Effect of Methylphenidate on Resting-State Connectivity in Adolescents With a Disruptive Behavior Disorder: A Double-Blind Randomized Placebo-Controlled fMRI Study

Louise Pape, Koen van Lith*, Dick Veltman, Moran Cohn, Reshmi Marhe, Wim van den Brink, Theo Doreleijers, Arne Popma

*Corresponding author for this work

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Some studies suggest that methylphenidate (MPH) might be an effective treatment for antisocial and aggressive behavior in adolescence. However, little is known about the mechanism of action of MPH in adolescents with this kind of psychopathology. MPH is a dopamine and norepinephrine reuptake inhibitor and thus it is likely to affect dopaminergic mesocorticolimbic pathways. This is the first study to investigate the effect of MPH on resting-state connectivity of three mesolimbic seed regions with the rest of the brain in clinical referred male adolescents with a disruptive behavior disorder (DBD). Thirty-six male DBD adolescents and 31 male healthy controls (HCs) were included. DBD subjects were randomly allocated to a single dose of MPH (DBD-MPH, n = 20) or placebo (DBD-PCB, n = 16). Seed-based resting-state functional connectivity of the nucleus accumbens (NAcc), amygdala, and ventral tegmental area (VTA) with the rest of the brain was compared between groups. The NAcc seed showed increased connectivity in DBD-PCB compared to HC with the occipital cortex, posterior cingulate cortex (PCC), precuneus, and inferior parietal lobule (IPL) and increased connectivity in DBD-PCB compared to DBD-MPH with occipital cortex, IPL, and medial frontal gyrus. The amygdala seed showed increased connectivity in DBD-PCB compared to HC with the precuneus and PCC. The VTA seed showed increased connectivity in the DBD-MPH compared to the DBD-PCB group with a cluster in the postcentral gyrus and a cluster in the supplementary motor cortex/superior frontal gyrus. Both NAcc and amygdala seeds showed no connectivity differences in the DBD-MPH compared to the HC group, indicating that MPH normalizes the increased functional connectivity of mesolimbic seed regions with areas involved in moral decision making, visual processing, and attention.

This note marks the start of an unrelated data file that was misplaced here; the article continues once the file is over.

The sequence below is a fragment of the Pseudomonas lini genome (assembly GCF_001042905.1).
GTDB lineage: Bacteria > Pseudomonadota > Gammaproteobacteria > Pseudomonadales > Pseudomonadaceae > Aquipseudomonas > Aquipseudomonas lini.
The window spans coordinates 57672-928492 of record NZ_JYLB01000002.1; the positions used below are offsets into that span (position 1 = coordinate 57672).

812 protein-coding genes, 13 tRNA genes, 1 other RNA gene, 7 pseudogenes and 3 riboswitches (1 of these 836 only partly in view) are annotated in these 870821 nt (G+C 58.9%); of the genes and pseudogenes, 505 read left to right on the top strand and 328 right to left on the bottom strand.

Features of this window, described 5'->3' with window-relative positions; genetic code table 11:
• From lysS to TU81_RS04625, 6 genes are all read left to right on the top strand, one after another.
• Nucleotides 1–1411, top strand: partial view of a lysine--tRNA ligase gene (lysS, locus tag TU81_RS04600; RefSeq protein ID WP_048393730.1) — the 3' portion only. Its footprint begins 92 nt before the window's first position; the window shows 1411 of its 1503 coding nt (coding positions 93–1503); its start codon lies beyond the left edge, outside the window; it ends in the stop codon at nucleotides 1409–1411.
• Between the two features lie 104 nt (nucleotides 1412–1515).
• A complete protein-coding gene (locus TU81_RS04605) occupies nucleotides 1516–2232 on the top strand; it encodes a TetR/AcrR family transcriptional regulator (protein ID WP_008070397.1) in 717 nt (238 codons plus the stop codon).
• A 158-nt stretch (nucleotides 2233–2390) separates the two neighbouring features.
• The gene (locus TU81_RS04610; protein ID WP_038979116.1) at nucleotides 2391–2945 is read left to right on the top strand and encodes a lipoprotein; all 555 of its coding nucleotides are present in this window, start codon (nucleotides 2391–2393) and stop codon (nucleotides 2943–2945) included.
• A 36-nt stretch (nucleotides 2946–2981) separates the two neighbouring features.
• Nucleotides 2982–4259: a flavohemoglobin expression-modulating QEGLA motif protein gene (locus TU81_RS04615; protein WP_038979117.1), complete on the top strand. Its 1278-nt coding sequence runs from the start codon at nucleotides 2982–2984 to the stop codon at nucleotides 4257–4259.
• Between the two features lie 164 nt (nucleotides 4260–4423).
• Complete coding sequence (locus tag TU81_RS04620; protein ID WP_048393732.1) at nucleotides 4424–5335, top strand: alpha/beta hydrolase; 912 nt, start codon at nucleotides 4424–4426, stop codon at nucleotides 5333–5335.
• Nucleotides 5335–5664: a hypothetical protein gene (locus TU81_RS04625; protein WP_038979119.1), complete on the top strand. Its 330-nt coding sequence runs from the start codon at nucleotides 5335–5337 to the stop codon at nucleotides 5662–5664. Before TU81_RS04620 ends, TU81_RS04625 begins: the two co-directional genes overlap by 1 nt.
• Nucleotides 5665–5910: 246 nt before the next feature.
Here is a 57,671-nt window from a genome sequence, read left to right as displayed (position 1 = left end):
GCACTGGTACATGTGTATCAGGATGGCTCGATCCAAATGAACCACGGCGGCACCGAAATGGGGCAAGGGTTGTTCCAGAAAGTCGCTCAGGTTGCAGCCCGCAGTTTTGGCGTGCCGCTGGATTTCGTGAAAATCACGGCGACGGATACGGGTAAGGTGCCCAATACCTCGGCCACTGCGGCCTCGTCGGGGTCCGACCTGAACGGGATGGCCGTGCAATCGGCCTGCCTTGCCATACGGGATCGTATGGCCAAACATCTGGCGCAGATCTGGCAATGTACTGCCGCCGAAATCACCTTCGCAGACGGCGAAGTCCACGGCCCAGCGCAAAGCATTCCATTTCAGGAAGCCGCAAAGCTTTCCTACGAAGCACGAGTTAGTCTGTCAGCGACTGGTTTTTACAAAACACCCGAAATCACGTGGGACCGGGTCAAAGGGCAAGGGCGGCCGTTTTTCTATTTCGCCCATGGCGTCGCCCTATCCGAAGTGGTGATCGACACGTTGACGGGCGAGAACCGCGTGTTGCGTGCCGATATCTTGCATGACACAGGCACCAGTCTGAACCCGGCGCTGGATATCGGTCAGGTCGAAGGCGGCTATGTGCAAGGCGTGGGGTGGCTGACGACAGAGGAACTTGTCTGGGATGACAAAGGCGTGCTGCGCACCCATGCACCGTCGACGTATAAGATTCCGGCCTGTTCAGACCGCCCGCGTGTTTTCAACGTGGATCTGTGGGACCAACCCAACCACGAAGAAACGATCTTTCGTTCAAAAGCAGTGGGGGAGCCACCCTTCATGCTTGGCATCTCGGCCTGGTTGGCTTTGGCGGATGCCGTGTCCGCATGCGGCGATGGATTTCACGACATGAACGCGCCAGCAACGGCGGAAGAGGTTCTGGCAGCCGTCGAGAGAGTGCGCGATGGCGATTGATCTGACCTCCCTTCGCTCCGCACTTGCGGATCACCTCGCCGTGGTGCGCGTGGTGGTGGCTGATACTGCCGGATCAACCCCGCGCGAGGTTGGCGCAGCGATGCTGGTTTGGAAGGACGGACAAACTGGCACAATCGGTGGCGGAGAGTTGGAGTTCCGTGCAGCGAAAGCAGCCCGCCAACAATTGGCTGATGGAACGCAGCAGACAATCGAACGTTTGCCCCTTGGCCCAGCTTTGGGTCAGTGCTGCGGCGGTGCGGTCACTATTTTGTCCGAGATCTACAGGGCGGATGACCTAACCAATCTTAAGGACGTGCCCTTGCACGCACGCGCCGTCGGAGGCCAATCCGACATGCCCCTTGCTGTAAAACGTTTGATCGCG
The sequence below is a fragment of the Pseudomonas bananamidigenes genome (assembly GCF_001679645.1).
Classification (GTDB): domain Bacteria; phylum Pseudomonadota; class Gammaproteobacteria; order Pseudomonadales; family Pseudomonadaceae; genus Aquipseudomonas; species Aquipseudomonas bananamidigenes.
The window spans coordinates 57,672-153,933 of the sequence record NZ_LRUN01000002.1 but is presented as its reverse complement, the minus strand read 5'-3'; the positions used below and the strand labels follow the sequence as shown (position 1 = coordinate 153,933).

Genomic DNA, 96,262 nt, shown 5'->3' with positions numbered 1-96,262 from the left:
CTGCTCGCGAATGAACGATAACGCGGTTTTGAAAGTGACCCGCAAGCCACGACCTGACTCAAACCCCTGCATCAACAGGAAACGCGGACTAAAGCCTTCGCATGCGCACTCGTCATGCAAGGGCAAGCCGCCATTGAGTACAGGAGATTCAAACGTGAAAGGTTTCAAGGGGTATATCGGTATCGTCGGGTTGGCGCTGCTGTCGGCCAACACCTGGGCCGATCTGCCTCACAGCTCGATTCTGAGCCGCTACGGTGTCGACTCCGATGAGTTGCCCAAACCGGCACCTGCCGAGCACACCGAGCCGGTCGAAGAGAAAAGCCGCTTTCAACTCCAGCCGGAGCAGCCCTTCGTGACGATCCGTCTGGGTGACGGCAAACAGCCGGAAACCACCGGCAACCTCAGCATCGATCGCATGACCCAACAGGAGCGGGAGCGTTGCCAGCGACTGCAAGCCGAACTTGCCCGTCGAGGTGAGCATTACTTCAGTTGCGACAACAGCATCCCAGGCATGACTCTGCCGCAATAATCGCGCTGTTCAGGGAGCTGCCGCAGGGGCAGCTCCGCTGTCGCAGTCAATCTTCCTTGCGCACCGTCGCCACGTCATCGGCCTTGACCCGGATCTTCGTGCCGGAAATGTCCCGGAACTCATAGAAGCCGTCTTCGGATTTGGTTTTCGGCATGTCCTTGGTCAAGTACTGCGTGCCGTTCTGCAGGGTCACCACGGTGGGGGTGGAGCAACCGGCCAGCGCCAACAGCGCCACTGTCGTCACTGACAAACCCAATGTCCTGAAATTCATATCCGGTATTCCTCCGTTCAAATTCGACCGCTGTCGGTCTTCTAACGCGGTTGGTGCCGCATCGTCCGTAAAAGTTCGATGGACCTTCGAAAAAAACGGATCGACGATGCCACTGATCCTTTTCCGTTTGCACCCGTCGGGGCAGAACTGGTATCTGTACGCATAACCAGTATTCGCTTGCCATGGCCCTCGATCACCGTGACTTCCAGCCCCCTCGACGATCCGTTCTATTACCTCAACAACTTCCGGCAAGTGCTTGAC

Original languageEnglish
Article number662652
JournalFrontiers in Psychiatry
Publication statusPublished - 17 Jun 2021

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